The coordinator was deployed on an Intel Xeon X3220 2.4 GHz quad-core processor with 8 GB of RAM with Ubuntu 14.04. The software components at the two of the GP offices were deployed on an Intel i5-5300U 2.3 GHz dual-core processor with 8 GB of RAM with Windows Server 2012 R2. The software components at the third GP office were deployed on an Intel i5-5300U 2.3 GHz dual-core processor with 16 GB of RAM with Windows Server 2012 R2.

Antibiotic prescription feedback for clinicians

We applied the proposed architecture for generating feedback on the antibiotic prescriptions by the GPs for RTIs for which an antibiotic is generally not recommended. The selected RTIs are consultations for acute upper respiratory infection (ICPC-2e = R74), acute sinusitis (ICPC-2e = R75), acute laryngitis/tracheitis (ICPC-2e = R77), acute otitis media/myringitis (ICPC-2e = H71), and unspecified respiratory infections (ICPC-2e = R83). Acute bronchitis (ICPC-2e = R78) was also included because it is most often a viral infection, and the use of an antibiotic is rarely recommended.

Each GP received one feedback report in 2019 that covered the GP’s antibiotic prescriptions for the selected RTIs combined and each of the diagnoses separately between 2015 and 2018. All of the statistics in the report were stratified by year and antimicrobial spectrum (broad- and narrow-spectrum antibiotics). Narrow-spectrum antibiotics include fenoxymetylpenicillin (J01CE), and broad-spectrum antibiotics include tetracyclinces (J01A), broad spectrum penicillines (J01C except J01CE), cephalosporins (J01D), trimetoprim and sulfonamides (J01E), macrolides (J01F), and quinolones (J01M).

The feedback reports contain tables that present the number of cases diagnosed. The reports also contain the following indicators (based on the indicators proposed by the European surveillance of antimicrobial consumption [34]) for all the selected RTIs combined and each of the diagnoses separately:

  • The percentage of diagnosed cases treated with an antibacterial for systemic use;

  • The percentage of cases treated with narrow-spectrum antibiotics among all diagnosed cases treated with antibiotics; and

  • The percentage of cases treated with broad-spectrum antibiotics among all diagnosed cases treated with antibiotics.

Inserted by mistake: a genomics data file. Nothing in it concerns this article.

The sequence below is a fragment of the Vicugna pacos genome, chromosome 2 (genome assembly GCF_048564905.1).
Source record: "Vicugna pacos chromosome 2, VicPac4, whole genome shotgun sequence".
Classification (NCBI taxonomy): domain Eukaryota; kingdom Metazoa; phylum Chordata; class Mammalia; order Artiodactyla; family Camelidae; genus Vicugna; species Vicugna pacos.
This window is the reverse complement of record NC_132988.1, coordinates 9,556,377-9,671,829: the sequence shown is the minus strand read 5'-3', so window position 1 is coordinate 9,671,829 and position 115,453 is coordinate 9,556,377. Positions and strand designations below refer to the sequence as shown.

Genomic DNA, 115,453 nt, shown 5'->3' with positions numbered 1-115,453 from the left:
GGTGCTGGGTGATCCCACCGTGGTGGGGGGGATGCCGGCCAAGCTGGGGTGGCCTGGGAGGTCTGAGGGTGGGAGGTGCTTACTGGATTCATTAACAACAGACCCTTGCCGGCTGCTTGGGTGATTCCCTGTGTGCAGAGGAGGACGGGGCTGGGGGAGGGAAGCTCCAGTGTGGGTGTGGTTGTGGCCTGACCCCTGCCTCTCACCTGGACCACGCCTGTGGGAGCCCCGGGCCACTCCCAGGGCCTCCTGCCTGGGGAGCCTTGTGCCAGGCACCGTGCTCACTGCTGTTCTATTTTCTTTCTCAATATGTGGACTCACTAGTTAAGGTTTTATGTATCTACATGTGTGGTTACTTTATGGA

We refer interested readers to Additional file 1 for more information about the indicators computed in the current study. The indicators were presented as a time series graph comparing the performance indicators of a GP with the average performance indicators of all participating GPs. In this study, each GP received a single feedback report as an encrypted pdf file through email, and a decryption key was sent through the GP’s phone.

Monitoring group-level antibiotic prescriptions

The architecture is intended to enable monitoring of the quality of care (e.g., antibiotic prescriptions) at the group level. Measuring the effects of interventions involves computing indicators for the intervention group, before and after receiving feedback and for the control group. The current study only assessed antibiotic prescription information before the GPs received feedback. We computed the percentage of antibiotic prescriptions of the three GP offices for the selected RTIs combined. We also calculated the percentages of broad- and narrow-spectrum antibiotic prescriptions. Then, we computed the percentage of antibiotic prescriptions for each of the diagnoses separately. All the statistics were yearly stratified.

Computation time

We evaluated the efficiency of the architecture by measuring the time the architecture took to generate feedback reports. We ran each computation five times and reported the average computation time. We measured both the total and sub-computation times.

Ethics

The regional ethics committee of north Norway stated that a quality improvement study does not require ethical approval [44]. In addition, the study was exempt from seeking ethical approval because the objective of the antibiotic study was to evaluate the feasibility of our architecture in practice. Although the General Data Protection Regulation (GDPR) is incorporated into Norwegian law, the Norwegian patient record law is still applicable [16] because the GDPR allows possibility to introduce more specific national rules [45]. The Norwegian patient record law exempts patient consent for quality improvement purposes. Therefore, our study did not require ethical approval and consent from patients. However, we have received approvals from the GPs.

Results

Security analysis